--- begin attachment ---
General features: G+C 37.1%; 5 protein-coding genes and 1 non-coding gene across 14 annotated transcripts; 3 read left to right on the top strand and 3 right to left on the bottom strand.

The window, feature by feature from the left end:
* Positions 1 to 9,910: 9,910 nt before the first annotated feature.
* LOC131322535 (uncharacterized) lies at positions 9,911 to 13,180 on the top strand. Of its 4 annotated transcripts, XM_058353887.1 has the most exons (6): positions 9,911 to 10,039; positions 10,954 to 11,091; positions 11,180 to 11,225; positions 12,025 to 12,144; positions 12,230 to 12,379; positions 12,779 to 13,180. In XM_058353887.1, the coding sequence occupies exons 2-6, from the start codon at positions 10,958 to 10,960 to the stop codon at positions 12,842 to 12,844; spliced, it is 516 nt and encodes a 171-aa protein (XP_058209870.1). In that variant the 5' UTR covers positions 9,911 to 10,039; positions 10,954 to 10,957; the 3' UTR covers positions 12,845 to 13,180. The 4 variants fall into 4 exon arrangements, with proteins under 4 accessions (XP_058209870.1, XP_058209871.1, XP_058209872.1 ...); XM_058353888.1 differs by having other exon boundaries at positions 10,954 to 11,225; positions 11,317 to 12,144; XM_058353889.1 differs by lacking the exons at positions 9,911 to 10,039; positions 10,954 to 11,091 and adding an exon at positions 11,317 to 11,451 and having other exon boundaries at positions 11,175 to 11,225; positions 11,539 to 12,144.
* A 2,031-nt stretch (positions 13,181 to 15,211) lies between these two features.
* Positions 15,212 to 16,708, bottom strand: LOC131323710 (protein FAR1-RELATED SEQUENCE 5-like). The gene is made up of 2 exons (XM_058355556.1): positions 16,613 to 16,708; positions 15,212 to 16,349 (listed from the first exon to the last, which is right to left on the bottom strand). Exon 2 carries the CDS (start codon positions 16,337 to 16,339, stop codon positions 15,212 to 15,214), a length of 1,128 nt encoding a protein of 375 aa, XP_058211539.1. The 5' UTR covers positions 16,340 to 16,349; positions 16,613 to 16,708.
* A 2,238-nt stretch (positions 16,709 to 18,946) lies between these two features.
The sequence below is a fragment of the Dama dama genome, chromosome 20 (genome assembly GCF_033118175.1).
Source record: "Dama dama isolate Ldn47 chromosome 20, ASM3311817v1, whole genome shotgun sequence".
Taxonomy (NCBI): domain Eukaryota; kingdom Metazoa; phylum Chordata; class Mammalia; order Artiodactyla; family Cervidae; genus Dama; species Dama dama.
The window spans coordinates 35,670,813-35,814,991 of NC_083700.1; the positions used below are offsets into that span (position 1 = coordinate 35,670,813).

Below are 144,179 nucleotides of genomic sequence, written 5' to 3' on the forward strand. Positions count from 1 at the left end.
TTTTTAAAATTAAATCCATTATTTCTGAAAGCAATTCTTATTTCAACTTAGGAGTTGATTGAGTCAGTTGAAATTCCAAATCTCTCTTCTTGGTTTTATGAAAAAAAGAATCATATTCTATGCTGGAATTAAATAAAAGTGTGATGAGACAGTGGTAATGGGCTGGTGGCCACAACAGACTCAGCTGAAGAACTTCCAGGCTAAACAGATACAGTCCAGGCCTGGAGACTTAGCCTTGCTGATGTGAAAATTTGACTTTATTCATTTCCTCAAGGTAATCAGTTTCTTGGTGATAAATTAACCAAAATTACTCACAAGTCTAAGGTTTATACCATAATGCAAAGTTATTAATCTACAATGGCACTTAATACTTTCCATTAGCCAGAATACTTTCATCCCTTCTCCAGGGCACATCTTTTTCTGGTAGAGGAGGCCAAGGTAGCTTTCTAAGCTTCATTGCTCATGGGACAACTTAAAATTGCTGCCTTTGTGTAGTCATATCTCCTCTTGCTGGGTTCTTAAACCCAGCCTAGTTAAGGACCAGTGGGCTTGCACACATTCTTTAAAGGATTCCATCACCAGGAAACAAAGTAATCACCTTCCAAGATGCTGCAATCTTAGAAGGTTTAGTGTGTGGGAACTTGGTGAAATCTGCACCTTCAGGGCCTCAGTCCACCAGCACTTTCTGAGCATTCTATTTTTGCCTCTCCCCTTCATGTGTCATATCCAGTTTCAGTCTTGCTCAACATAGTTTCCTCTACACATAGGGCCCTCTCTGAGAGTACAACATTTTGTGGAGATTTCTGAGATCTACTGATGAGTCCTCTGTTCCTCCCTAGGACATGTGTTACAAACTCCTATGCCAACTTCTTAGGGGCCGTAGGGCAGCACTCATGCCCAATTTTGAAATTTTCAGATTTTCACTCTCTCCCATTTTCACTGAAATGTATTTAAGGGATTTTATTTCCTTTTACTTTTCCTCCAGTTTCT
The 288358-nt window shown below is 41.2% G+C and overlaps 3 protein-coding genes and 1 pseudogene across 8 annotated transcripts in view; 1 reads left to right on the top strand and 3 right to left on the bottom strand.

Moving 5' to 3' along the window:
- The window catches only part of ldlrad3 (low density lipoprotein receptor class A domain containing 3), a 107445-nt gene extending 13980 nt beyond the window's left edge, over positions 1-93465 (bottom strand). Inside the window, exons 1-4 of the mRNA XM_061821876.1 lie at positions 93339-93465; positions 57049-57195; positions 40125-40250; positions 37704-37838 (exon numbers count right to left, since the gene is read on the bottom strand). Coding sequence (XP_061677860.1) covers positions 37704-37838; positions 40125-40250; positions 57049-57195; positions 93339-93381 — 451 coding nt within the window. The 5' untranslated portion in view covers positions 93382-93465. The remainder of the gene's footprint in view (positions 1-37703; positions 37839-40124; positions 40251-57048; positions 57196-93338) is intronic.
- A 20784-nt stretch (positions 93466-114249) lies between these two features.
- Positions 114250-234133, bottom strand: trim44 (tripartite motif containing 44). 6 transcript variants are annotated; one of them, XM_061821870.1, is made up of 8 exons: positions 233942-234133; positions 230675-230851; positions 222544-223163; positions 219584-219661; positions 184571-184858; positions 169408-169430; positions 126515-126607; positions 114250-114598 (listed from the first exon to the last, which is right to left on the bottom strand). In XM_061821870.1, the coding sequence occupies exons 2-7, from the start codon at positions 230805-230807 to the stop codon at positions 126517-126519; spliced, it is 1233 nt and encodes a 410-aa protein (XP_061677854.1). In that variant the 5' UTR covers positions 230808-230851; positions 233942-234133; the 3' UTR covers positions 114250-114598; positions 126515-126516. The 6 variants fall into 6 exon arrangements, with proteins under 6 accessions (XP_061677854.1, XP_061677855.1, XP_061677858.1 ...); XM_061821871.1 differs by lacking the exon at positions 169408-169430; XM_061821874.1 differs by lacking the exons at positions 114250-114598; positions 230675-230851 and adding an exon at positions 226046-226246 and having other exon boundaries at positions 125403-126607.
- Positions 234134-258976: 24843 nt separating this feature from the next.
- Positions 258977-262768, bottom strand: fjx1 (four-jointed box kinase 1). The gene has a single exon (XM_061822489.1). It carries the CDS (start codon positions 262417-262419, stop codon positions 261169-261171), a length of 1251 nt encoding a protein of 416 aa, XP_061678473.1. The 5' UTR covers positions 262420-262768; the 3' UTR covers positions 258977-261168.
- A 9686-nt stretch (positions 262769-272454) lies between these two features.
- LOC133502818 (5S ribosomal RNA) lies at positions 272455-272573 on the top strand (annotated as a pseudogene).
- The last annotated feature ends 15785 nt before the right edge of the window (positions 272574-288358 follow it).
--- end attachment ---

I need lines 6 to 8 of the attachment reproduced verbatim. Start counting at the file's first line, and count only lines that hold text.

* Positions 15,212 to 16,708, bottom strand: LOC131323710 (protein FAR1-RELATED SEQUENCE 5-like). The gene is made up of 2 exons (XM_058355556.1): positions 16,613 to 16,708; positions 15,212 to 16,349 (listed from the first exon to the last, which is right to left on the bottom strand). Exon 2 carries the CDS (start codon positions 16,337 to 16,339, stop codon positions 15,212 to 15,214), a length of 1,128 nt encoding a protein of 375 aa, XP_058211539.1. The 5' UTR covers positions 16,340 to 16,349; positions 16,613 to 16,708.
* A 2,238-nt stretch (positions 16,709 to 18,946) lies between these two features.
The sequence below is a fragment of the Dama dama genome, chromosome 20 (genome assembly GCF_033118175.1).